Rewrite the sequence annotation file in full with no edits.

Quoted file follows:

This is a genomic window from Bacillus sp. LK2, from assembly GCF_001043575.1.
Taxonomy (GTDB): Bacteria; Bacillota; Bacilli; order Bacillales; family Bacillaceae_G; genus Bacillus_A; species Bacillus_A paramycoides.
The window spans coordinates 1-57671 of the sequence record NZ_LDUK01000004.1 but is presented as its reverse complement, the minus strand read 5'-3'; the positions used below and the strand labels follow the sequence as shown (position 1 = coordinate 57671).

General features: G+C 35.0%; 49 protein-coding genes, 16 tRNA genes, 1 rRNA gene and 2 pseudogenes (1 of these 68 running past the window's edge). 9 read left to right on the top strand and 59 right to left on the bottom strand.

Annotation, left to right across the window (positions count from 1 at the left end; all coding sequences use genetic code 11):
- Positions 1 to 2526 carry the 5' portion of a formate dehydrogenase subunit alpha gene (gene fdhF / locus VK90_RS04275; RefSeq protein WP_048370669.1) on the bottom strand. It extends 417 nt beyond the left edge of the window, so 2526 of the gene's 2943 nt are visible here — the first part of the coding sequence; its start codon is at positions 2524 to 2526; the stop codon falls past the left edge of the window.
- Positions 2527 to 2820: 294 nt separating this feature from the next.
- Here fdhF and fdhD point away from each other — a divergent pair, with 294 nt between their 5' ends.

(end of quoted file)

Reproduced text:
This is a genomic window from Bacillus sp. LK2, from assembly GCF_001043575.1.
Taxonomy (GTDB): Bacteria; Bacillota; Bacilli; order Bacillales; family Bacillaceae_G; genus Bacillus_A; species Bacillus_A paramycoides.
The window spans coordinates 1-57671 of the sequence record NZ_LDUK01000004.1 but is presented as its reverse complement, the minus strand read 5'-3'; the positions used below and the strand labels follow the sequence as shown (position 1 = coordinate 57671).

General features: G+C 35.0%; 49 protein-coding genes, 16 tRNA genes, 1 rRNA gene and 2 pseudogenes (1 of these 68 running past the window's edge). 9 read left to right on the top strand and 59 right to left on the bottom strand.

Annotation, left to right across the window (positions count from 1 at the left end; all coding sequences use genetic code 11):
- Positions 1 to 2526 carry the 5' portion of a formate dehydrogenase subunit alpha gene (gene fdhF / locus VK90_RS04275; RefSeq protein WP_048370669.1) on the bottom strand. It extends 417 nt beyond the left edge of the window, so 2526 of the gene's 2943 nt are visible here — the first part of the coding sequence; its start codon is at positions 2524 to 2526; the stop codon falls past the left edge of the window.
- Positions 2527 to 2820: 294 nt separating this feature from the next.
- Here fdhF and fdhD point away from each other — a divergent pair, with 294 nt between their 5' ends.